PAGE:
I often listen to Radio 4 in the car as it gives me something other than horses to talk about. However, I coudn't help turning this answer to a question on Gardener's Question Time into the perfect answer to anyone going to Equine College.
"Can the panel offer any advice to a new student of horticulture? I'm starting the RHS Level 2 course in a couple of weeks."
JW: "...The first thing about horticulture is that very often it is all about rules. Horticulture is almost like a very geeky times table...something you need to memorise...you have to know every one exactly right - the right pruning angle and the exact month and if you don;t do it exactly as the text book says it's going to die. Frankly all the horticulture rules are just tips and trick to get better results. Plants have been living millions and billions of years without squirrels that are trained exactly the right angle to prune them....They are very helpful to you but just go out and give it a go...many of the rules have no basis in science. They were made up by Victorian gardeners to make themselves seem smarter and to make their job seem a little bit more complicated than it was. So they've done trials on things like roses, cutting them by half with a hedge trimmer and found that it actually encourages more flowers and more disease resistance than doing the whole laborious Victorian idea. So do follow them to learn them but don't feel you have to have slavish devotion to them."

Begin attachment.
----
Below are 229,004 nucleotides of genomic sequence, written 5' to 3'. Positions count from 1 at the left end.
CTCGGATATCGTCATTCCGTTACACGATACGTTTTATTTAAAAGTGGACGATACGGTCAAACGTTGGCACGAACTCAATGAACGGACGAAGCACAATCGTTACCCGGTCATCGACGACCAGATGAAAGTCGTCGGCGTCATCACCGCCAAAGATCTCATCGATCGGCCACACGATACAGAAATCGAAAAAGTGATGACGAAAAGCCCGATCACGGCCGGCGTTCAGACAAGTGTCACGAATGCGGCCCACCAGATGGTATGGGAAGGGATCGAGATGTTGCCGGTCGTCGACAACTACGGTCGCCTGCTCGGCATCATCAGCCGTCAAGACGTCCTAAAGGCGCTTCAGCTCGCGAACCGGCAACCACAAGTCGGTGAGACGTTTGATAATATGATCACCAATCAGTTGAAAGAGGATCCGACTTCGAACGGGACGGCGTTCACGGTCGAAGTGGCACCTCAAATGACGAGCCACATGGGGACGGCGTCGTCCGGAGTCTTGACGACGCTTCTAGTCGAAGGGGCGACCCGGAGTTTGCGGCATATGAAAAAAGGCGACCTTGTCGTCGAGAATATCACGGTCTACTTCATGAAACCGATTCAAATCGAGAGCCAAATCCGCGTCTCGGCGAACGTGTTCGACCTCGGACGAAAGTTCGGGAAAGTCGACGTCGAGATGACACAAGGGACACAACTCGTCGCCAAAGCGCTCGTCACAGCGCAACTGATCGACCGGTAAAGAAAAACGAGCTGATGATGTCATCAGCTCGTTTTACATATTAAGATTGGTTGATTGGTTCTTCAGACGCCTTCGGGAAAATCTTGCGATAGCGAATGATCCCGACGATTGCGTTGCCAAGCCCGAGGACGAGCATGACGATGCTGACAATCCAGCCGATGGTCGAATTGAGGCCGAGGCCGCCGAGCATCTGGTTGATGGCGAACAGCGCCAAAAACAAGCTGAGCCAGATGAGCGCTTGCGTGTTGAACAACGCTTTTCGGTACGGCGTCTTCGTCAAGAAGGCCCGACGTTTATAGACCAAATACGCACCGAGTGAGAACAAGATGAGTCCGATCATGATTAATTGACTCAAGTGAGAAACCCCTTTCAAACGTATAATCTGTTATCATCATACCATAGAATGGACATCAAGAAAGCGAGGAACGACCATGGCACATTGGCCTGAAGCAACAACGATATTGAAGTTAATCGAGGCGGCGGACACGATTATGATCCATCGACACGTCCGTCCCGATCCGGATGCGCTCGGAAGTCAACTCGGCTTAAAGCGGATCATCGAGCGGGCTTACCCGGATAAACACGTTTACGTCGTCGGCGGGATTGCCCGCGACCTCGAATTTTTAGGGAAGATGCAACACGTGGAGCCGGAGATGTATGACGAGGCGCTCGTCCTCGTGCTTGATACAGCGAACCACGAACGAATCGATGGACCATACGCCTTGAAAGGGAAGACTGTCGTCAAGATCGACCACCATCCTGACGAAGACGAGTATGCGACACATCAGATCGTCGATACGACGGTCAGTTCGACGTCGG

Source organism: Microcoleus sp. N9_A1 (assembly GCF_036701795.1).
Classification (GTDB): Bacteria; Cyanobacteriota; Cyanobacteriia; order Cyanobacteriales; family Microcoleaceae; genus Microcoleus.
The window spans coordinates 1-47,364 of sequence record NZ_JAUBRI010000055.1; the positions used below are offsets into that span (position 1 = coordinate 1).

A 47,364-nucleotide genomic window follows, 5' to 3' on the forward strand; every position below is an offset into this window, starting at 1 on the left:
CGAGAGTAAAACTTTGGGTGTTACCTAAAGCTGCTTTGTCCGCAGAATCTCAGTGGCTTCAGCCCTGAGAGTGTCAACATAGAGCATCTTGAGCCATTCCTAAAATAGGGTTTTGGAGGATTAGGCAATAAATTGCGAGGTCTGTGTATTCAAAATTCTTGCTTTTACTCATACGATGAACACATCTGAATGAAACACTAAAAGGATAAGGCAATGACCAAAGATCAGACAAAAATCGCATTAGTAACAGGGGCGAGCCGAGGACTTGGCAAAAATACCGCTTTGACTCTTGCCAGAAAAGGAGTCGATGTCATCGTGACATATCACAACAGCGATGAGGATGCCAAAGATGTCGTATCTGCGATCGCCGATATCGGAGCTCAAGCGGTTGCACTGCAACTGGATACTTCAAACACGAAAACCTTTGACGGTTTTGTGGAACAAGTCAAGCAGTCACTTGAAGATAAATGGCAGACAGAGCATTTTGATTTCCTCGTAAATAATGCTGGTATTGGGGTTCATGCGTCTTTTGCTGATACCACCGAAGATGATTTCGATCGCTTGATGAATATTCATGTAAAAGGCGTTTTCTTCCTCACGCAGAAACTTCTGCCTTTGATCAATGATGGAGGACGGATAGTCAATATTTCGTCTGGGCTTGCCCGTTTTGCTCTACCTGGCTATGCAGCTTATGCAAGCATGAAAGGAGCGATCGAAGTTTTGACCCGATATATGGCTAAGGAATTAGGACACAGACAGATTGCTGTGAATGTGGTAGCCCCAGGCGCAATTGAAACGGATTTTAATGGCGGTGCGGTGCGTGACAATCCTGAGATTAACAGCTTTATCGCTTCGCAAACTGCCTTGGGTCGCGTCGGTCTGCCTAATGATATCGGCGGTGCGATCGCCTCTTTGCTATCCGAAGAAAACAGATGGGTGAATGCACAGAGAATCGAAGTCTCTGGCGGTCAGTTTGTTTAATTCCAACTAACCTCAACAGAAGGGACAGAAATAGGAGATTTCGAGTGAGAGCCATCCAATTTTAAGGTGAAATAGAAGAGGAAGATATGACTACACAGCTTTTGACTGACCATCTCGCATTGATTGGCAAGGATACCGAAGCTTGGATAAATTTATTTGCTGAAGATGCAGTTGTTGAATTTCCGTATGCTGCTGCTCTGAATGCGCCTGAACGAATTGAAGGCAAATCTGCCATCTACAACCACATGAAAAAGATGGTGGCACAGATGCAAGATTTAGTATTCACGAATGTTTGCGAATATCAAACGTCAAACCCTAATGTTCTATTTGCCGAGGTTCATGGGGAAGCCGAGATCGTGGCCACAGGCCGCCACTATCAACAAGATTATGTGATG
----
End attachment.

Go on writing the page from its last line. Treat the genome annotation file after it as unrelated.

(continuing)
BF: "...the rules are guidelines. You've got to ask yourself what they were trying to achieve by doing this and question. The rules are written by people who grow to show; they're not interested in actually producing nice produce or tasty things....They're actually trying to produce the biggest or the finest. A lot of the advice comes from agriculture and again they are looking at production and ease and that is for things like tractors - well we've got a spade. So read everything, learn everything, but ask yourself always what were they trying to achieve and is it what I'm after?"
PG : "Conduct your own trials. The more practical work you do the better....and also think what would happen if I do this? What would happen if I do that? So as much practical work as you can do and back it up."